Database connection best practices

What are best practices in terms of creating a database connection. Right now I have multiple Execute Query activities using the same ConnectionString attribute for every query which I am not explicitly closing. Is it best to

Create and reuse one connection string and if so close connection after use.

If you use a separate connection screen for each activity is it even necessary to close it?


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I think as long as you disconnect at some point it is fine. What you don’t want to do is reconnect to the database over and over which will take time. Also, I’m fairly sure UiPath closes the connection when the job throws an Exception or finishes (although I can’t remember for sure)

Essentially, it will be good practice if you can create a DB-Connect workflow which can use and receive some settings to formulate your connectionstring (this way, any project that relies on the database connection can invoke this without needing to recreate the wheel). This will also return the connection back as a DatabaseConnection variable that can be used to determine if a connection is already made.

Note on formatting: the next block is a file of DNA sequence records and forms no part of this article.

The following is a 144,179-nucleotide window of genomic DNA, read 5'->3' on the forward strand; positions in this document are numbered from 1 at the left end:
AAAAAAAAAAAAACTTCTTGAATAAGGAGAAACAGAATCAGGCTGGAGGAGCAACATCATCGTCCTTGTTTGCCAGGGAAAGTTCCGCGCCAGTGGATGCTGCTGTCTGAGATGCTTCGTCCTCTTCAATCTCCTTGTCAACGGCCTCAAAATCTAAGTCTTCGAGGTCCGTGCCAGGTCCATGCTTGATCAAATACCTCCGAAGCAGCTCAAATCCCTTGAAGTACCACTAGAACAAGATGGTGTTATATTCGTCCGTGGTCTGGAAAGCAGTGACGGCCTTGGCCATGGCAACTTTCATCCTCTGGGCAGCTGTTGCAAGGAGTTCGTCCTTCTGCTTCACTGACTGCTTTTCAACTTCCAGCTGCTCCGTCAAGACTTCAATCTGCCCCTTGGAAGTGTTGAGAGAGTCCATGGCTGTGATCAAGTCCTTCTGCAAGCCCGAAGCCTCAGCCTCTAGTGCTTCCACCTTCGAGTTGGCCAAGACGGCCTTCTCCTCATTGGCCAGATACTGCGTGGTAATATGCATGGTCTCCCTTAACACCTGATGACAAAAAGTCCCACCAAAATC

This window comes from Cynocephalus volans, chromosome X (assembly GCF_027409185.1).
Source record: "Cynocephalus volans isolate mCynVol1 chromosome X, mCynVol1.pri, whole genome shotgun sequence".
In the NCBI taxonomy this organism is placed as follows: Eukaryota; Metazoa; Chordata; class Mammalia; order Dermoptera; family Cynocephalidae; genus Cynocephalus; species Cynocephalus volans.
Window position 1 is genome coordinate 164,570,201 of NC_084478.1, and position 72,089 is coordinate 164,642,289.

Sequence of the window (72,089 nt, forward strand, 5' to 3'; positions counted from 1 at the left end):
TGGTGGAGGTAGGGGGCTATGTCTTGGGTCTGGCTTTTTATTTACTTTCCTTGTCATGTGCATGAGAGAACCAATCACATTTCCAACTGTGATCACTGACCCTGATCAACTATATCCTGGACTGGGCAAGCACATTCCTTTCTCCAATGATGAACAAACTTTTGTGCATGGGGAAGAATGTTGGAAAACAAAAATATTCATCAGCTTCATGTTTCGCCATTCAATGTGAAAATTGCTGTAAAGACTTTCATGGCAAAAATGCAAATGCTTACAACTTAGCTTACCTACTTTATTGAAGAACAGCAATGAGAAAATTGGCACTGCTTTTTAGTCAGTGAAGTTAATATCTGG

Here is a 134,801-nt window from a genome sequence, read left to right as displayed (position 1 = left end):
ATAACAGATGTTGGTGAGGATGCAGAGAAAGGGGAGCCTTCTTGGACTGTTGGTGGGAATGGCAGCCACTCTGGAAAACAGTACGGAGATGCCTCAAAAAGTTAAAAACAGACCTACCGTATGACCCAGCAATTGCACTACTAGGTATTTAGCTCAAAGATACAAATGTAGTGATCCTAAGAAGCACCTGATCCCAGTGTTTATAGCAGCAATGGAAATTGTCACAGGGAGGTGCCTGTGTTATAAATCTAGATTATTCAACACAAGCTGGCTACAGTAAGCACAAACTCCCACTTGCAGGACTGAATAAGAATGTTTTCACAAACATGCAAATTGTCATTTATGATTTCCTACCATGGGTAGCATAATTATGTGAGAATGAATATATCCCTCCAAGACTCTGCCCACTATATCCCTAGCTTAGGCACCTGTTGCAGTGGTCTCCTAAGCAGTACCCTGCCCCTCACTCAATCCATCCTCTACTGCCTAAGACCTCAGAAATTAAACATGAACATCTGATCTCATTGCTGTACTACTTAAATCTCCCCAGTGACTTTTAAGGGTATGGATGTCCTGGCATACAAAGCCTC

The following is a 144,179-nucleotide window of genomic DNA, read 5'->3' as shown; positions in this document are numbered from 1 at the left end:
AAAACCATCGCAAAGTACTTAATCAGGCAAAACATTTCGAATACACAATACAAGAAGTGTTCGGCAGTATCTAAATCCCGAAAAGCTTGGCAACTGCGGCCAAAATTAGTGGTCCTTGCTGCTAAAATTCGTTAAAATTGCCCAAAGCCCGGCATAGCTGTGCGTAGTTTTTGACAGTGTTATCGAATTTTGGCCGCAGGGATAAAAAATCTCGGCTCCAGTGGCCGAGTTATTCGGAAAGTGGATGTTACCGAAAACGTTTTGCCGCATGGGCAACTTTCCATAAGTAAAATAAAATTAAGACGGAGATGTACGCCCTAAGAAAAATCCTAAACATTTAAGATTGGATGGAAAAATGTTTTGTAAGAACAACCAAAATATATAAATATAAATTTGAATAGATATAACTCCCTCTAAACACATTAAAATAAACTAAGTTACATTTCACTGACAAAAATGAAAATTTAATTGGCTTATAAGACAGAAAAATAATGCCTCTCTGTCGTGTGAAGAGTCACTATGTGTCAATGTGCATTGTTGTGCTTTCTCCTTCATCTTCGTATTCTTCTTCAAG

Then, you will want to make another workflow that Executes both the DB-Connect and the DB-Query. The reason you want to include the DB-Connect as part of the workflow is so you only need to worry about the logic once for making a connection, like checking if there is already a connection etc. Otherwise, you need to think about this everytime you use the DB-Query for each project… so why not include the connect logic as part of the Query workflow itself.

Here is a snippet of what you can do to make the connection in the Query workflow:

Then, execute your query however that is needed to create your table
Here is a snippet from our DB-Query workflow, but yours will probably be different:

Finally, make the Disconnection:

In my example, I used in_DisconnectSwitch as an argument so you can invoke the DB-Query to not make a disconnection, therefore making multiple Queries if needed.

And, since your Connection is made within the Query workflow, you only need one invoke in your Main flow, to provide a more eye-friendly representation of the process.

I don’t know if this the best approach, but this kind of design has helped by eliminating repetition in logic and developer-friendly.

Yours might end up being a little more complicated depending on if there are other requirements toward your Query executions.



Thanks Clayton!

@pavanh003 look something use full here…